Also, I highly suggest you read Professor Solum's entire post, posted here. One of Solum's suggestsion for what ails the SC:
would be for the majority opinion writer to move towards the middle to "restate" the law in a way that would be agreeable to more than 5 Justices. (Or for O'Connor to write at least a concurrence in every case to explain her controlling position, a la the Powell opinion in Bakke, but that's far too much to ask of one Justice unless you provide her with an additional set of clerks.)
But now the problem is, we've created compromise law that doesn't adhere to anyone's formalist reading, but rather was created to reach a particular political result -- i.e., legal stability. It then falls to the law professors to try to "explain" how we could come to such an odd detente. To me, that seems like an acceptable solution, but it doesn't seem like formalism. Isn't that exactly the kind of results-oriented law that you don't like?More simply, Professor Solum advocates a formalist approach to judging:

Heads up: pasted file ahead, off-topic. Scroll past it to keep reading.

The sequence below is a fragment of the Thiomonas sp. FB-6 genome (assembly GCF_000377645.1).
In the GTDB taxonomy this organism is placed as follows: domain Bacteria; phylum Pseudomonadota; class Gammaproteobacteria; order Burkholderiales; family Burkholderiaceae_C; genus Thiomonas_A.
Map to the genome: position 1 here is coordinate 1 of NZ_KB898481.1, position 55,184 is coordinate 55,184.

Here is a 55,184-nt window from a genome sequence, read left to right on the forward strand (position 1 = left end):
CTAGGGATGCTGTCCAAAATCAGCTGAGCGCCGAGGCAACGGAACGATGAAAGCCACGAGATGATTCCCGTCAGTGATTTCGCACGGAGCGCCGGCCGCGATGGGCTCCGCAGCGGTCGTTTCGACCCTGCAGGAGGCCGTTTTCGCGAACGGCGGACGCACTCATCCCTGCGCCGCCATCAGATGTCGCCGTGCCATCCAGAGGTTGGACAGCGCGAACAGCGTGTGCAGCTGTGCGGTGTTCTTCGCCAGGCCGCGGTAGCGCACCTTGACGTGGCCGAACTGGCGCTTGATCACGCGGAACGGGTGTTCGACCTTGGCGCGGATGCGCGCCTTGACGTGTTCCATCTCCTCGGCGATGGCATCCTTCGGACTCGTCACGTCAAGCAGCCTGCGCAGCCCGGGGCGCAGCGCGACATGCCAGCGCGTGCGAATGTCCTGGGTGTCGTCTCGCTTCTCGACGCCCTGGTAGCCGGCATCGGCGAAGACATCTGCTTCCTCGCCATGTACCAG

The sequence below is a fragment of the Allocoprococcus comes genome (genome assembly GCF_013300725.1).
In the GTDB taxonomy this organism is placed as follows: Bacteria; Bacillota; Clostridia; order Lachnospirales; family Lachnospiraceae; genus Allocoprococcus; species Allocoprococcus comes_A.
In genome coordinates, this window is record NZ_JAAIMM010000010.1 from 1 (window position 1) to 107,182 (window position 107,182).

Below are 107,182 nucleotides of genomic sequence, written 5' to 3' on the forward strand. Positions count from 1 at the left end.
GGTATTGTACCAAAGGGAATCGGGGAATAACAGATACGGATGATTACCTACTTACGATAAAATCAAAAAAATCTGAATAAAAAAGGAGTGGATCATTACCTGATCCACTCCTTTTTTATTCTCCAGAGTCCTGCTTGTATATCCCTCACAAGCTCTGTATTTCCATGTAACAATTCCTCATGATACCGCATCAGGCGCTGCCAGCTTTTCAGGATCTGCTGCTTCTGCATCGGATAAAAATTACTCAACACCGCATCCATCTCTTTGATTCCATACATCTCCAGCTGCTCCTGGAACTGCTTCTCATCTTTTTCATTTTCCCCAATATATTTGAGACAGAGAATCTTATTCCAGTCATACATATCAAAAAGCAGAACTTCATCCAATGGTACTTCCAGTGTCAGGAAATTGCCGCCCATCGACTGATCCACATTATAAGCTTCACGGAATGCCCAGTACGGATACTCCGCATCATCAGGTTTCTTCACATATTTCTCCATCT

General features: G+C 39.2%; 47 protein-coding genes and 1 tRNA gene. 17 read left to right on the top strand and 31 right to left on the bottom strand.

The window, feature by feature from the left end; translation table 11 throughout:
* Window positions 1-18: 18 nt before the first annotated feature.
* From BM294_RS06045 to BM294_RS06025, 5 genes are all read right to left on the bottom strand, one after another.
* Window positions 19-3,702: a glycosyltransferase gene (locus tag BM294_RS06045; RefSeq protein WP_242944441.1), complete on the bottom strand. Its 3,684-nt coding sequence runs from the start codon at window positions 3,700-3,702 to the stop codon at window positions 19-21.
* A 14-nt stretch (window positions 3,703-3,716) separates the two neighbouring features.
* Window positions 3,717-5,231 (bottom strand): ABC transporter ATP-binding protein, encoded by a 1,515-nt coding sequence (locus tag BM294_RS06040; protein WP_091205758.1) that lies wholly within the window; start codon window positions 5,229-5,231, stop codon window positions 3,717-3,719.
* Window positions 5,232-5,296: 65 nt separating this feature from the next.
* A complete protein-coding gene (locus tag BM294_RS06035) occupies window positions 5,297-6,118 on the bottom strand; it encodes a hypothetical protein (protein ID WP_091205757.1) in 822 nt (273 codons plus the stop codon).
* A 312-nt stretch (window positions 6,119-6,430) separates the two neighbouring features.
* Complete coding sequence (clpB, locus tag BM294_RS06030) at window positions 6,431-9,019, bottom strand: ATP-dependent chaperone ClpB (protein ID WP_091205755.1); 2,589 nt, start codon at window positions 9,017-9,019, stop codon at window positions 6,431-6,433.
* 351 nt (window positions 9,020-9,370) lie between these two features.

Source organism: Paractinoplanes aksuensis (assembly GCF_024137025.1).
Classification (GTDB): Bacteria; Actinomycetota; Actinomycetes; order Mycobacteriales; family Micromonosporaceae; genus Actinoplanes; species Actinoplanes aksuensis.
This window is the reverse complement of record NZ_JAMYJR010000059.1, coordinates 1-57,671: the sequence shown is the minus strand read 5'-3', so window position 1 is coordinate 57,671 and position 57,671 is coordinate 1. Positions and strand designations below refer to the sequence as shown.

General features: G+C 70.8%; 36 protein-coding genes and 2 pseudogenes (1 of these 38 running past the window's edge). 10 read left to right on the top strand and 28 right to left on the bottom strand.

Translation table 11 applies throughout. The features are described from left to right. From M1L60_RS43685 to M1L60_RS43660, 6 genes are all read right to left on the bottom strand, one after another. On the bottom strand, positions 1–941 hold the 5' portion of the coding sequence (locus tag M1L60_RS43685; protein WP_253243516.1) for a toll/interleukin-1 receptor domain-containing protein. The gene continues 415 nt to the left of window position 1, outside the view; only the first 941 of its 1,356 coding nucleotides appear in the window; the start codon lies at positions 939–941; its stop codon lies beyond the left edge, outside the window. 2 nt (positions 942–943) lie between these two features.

[W]e need to expand our model of judicial attitudes and dispositons and recognize that judges vary not only in their political ideology, but also in their judicial philosophies. Realist judging is not hard wired into the furniture of the universe; it is the result of particular forces, beliefs, and attitudes. And yet another way of making the point is this: formalism is a possibility.Solum's advocacy for formalism would be undermined in the regime he recommends. The reply he posted stated the following:
But now the problem is, we've created compromise law that doesn't adhere to anyone's formalist reading, but rather was created to reach a particular political result -- i.e., legal stability. It then falls to the law professors to try to "explain" how we could come to such an odd detente. To me, that seems like an acceptable solution, but it doesn't seem like formalism. Isn't that exactly the kind of results-oriented law that you don't like? Am I missing something here?Solum's blog, which is one of my favorites, will not let you down, so do be sure to visit.